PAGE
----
In the middle of my second playthrough of Ironward’s new top-down shooter, Solstice Chronicles: MIA, a sort of sequel to The Red Solstice, a Warhammer mod/RTS, I stopped playing because I knew everything I wanted to say once I killed one of the game's main baddies again. My eyes glazed over as he railed against humanity, praising the disease that corrupted him but killed the rest of the human population on Mars. There was no reason to move forward and try to understand more of this game when it wasn’t trying to say anything interesting. While the story in MIA is devastatingly bland, the real issue is that everything around it is bland too. There's a difference between a game "doing exactly what it needs to do" and a game that feels like it was made with that exact thing in mind. You can feel MIA scraping the bottom of the barrel, exhausted with the idea of busting through the bottom and digging up something more interesting. We’re left with a vaguely competent top-down shooter not worth the full price of admission.
In MIA, you play as a faceless grunt simply referred to as Marine, the sole survivor of a massive plague that wiped out the humans on Mars, and incited the rise of alien-zombie-esque creatures. You also have a robot drone sidekick named Saffron who helps you on your mission to find other survivors, and eventually, stop the plague from spreading to Earth. It's a set up that resembles Doom, but trading that franchise’s pulpy fun and pop for a blah matte finish of vague sci-fi.
The Marine uses a modest arsenal of weapons and an energy sword of sorts to cut through scores of creatures that swarm you throughout the game. You have upgradable perks and secondary weapons. Your weapons level up as you use them as well. This adds a marginal amount of variety even if a lot of the perks and character building in general feel largely inconsequential. The truth is, if you have ammo, and you have a couple of abilities (the block ability by Saffron is particularly useful), you’ll be sticking with those to help clear through the horde every time.
MIA tries to make managing the swarm a mechanic that the player can manipulate by using the "threat meter." The game explains the threat meter rather poorly, likely due to localization issues (there are… more than a few in the version I am playing), but it’s supposed to keep the player informed as to whether or not there is a credible threat in an area. However, since the swarms come during scripted moments in the game, and there isn’t much within the levels to inspire particular crowd control or stealth maneuvers, you’re left using the same pattern that works for each swarm. There are all these ancillary effects that your drone has to curb enemy growth, or to increase the number of enemies, but it never feels like that is happening when you input Block (that can freeze spawn points) or Scout (which is supposed to increase the threat level the more time you use it). The game itself calls for either the increase or decrease of enemies. MIA effectively took an interesting mechanic and made it into a weird, useless bar that sits atop the UI.
You will be facing hordes of enemies in MIA and it can be extremely satisfying to mow them down. The balance of these swarms are occasionally less than perfect (too many of one kind of enemy, or not enough of another to balance out the action), but overall the game is highly competent at pacing the enemies, making you feel like a badass when you pull out of a situation by the skin of your teeth. However, I manage all of these swarms, scripted or “unscripted,” anyway with one combination of weapons. Throughout the game, I used the Assault Rifle, turrets, and the drone Block command. This strategy was usually be enough to keep the smaller guys at bay, and allow me to focus on taking out larger creatures. There wasn’t a situation that this strategy failed me, unless I had to move, but in that case, I’d just move.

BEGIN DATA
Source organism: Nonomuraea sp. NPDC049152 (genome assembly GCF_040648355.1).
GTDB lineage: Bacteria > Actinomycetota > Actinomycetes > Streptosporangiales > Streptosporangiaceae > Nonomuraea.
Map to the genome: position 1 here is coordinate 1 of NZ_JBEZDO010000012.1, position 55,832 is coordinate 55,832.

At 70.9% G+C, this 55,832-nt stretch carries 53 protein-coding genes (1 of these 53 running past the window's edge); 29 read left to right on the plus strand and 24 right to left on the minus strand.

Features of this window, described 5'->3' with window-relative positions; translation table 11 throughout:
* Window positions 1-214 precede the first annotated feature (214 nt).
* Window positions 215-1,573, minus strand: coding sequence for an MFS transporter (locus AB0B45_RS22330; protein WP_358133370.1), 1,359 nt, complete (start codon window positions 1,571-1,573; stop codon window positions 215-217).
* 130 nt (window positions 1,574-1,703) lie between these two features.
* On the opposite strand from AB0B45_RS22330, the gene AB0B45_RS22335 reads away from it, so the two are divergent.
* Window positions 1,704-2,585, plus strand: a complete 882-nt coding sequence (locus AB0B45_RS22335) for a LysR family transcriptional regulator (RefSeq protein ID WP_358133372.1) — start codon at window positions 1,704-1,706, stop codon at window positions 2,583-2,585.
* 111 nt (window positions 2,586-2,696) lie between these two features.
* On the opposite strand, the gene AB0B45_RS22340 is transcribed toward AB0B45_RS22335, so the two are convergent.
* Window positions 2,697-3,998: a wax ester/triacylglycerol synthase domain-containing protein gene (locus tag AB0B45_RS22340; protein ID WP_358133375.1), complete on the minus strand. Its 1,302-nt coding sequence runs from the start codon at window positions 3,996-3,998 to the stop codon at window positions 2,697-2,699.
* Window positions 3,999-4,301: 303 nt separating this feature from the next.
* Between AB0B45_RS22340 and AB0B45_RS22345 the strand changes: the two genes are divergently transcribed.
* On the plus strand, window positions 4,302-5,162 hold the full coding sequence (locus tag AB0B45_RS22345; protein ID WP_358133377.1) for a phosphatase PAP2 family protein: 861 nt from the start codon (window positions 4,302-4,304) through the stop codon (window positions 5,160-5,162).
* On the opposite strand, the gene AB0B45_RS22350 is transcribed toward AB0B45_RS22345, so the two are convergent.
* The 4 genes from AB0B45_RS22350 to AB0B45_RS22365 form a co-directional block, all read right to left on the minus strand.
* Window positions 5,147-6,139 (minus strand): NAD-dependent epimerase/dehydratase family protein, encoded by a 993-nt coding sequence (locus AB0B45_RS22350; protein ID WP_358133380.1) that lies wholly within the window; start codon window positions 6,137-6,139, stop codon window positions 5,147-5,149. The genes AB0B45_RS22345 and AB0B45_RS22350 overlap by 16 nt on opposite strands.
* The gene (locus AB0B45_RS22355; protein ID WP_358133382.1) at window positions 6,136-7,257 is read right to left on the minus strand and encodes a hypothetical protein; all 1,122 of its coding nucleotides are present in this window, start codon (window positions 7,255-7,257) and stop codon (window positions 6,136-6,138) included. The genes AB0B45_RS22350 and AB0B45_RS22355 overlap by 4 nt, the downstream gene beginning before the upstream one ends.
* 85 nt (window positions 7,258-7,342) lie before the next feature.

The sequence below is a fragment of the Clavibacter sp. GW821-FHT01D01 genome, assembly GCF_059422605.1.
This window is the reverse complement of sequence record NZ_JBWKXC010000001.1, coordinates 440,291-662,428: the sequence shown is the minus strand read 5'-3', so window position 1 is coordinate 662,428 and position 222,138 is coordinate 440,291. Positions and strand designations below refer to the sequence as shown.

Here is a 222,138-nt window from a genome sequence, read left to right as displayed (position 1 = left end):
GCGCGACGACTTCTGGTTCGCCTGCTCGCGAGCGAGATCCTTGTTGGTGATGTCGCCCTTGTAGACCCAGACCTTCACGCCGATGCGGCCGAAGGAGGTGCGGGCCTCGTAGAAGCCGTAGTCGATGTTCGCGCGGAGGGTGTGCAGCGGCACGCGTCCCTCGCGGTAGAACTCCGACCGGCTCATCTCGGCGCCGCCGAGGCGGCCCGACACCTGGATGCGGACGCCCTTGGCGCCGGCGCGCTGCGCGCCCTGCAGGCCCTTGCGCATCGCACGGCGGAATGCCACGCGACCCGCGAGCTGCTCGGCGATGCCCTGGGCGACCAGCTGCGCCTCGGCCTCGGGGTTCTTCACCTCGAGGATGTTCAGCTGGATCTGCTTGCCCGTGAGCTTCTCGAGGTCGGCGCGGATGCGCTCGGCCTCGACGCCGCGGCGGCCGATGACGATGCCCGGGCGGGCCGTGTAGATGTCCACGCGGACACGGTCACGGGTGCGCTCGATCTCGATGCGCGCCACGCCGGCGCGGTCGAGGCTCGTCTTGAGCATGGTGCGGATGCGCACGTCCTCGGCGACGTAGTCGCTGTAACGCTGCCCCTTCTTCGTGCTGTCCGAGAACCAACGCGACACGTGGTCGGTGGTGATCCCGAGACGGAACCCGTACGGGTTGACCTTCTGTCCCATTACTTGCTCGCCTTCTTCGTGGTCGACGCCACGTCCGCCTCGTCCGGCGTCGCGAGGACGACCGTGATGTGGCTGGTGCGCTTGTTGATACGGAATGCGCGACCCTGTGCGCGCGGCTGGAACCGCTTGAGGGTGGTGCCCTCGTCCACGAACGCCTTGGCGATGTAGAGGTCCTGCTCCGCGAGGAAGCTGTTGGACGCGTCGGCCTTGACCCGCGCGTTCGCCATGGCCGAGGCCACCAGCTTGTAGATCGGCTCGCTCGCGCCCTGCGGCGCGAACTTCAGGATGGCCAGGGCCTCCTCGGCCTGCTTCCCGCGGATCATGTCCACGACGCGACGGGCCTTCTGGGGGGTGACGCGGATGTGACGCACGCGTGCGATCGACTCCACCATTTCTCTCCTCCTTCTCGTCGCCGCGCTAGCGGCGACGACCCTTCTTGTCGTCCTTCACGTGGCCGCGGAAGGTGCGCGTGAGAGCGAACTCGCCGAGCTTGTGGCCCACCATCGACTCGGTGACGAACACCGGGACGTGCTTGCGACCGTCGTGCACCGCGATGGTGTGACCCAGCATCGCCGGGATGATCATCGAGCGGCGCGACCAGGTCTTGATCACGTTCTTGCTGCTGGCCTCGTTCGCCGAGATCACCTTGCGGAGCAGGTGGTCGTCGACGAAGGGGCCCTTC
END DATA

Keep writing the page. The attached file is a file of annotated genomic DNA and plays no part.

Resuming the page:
The game has an awkward storytelling rhythm and general rhythm of cutscenes, and use of music. The score is generic, which is fine, but it’s employed erratically, with stretches of silence that feel out of place, and moments of sweeping grandeur where the mood calls for something else. The game will fade in cut scenes at awkward moments, and then smash cut to the “end of level” screen. These small things take the already dull premise and make it seem not only like a lazily written story, but a lazily produced narrative, top to bottom. The sound design is weak, and the graphics are on the dull side. Graphics are something I don’t usually harp on, but when there is so little in the way of design or attitude or feeling, I’d at least like something that is slick, that feels like it nails its generic look. The weapons don’t pop, the creatures don’t screech or roar, there’s something so stripped down about all of MIA.
The game does do a solid job creating the balance for basic playability. Ammo availability is spaced out well and the swarms that come in are well paced, and encourage accurate slaughter. There are moments where you can mow down a hundred guys like a Dynasty Warrior captain, but you also need to be smart about when you unleash that kind of messiness, less you create an opening. MIA’s main virtue is its balance in this way, with nary a spike in difficulty that feels unfair. Even though its core loop is uninspired, it is playable, and easy to get into. Zone out and enjoy.
If MIA were cheaper, or had more interesting art design, or tried to say or do something different than other games like it, or at least leaned a bit more into some of the silliness it gestures at (the dialogue has the occasional quip that points to something the game could have been), then we’d have a something I could recommend buying. At its current state, it’s worth playing if you can get it for cheap. Go save Mars in another game.
* The product in this article was sent to us by the developer/company.